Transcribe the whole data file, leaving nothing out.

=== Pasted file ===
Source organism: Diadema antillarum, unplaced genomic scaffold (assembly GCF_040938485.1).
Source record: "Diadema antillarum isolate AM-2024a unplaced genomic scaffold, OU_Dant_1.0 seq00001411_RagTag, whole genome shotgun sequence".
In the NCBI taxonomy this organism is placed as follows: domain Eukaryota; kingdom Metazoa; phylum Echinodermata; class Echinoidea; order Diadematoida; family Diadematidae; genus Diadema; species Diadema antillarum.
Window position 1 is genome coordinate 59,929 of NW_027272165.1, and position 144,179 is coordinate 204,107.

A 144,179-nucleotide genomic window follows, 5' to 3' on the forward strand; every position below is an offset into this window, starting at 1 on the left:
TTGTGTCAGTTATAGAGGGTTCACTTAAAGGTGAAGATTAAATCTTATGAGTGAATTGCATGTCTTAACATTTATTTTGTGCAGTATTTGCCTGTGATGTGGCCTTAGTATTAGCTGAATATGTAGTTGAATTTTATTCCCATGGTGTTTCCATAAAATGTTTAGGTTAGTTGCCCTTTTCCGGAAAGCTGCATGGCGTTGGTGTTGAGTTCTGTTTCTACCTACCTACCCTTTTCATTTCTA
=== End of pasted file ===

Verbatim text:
Source organism: Diadema antillarum, unplaced genomic scaffold (assembly GCF_040938485.1).
Source record: "Diadema antillarum isolate AM-2024a unplaced genomic scaffold, OU_Dant_1.0 seq00001411_RagTag, whole genome shotgun sequence".
In the NCBI taxonomy this organism is placed as follows: domain Eukaryota; kingdom Metazoa; phylum Echinodermata; class Echinoidea; order Diadematoida; family Diadematidae; genus Diadema; species Diadema antillarum.
Window position 1 is genome coordinate 59,929 of NW_027272165.1, and position 144,179 is coordinate 204,107.

A 144,179-nucleotide genomic window follows, 5' to 3' on the forward strand; every position below is an offset into this window, starting at 1 on the left:
TTGTGTCAGTTATAGAGGGTTCACTTAAAGGTGAAGATTAAATCTTATGAGTGAATTGCATGTCTTAACATTTATTTTGTGCAGTATTTGCCTGTGATGTGGCCTTAGTATTAGCTGAATATGTAGTTGAATTTTATTCCCATGGTGTTTCCATAAAATGTTTAGGTTAGTTGCCCTTTTCCGGAAAGCTGCATGGCGTTGGTGTTGAGTTCTGTTTCTACCTACCTACCCTTTTCATTTCTA